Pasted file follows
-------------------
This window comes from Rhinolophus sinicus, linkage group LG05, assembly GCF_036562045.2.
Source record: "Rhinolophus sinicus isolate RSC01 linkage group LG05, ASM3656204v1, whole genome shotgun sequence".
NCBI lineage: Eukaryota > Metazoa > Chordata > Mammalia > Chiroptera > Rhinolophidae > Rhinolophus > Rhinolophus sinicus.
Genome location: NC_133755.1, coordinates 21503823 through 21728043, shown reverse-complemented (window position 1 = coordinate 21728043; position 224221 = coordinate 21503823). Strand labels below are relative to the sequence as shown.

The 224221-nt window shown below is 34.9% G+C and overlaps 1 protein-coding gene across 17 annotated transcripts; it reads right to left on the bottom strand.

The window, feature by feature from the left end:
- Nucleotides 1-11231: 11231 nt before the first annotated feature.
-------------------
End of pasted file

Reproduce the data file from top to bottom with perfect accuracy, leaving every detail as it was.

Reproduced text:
This window comes from Rhinolophus sinicus, linkage group LG05, assembly GCF_036562045.2.
Source record: "Rhinolophus sinicus isolate RSC01 linkage group LG05, ASM3656204v1, whole genome shotgun sequence".
NCBI lineage: Eukaryota > Metazoa > Chordata > Mammalia > Chiroptera > Rhinolophidae > Rhinolophus > Rhinolophus sinicus.
Genome location: NC_133755.1, coordinates 21503823 through 21728043, shown reverse-complemented (window position 1 = coordinate 21728043; position 224221 = coordinate 21503823). Strand labels below are relative to the sequence as shown.

The 224221-nt window shown below is 34.9% G+C and overlaps 1 protein-coding gene across 17 annotated transcripts; it reads right to left on the bottom strand.

The window, feature by feature from the left end:
- Nucleotides 1-11231: 11231 nt before the first annotated feature.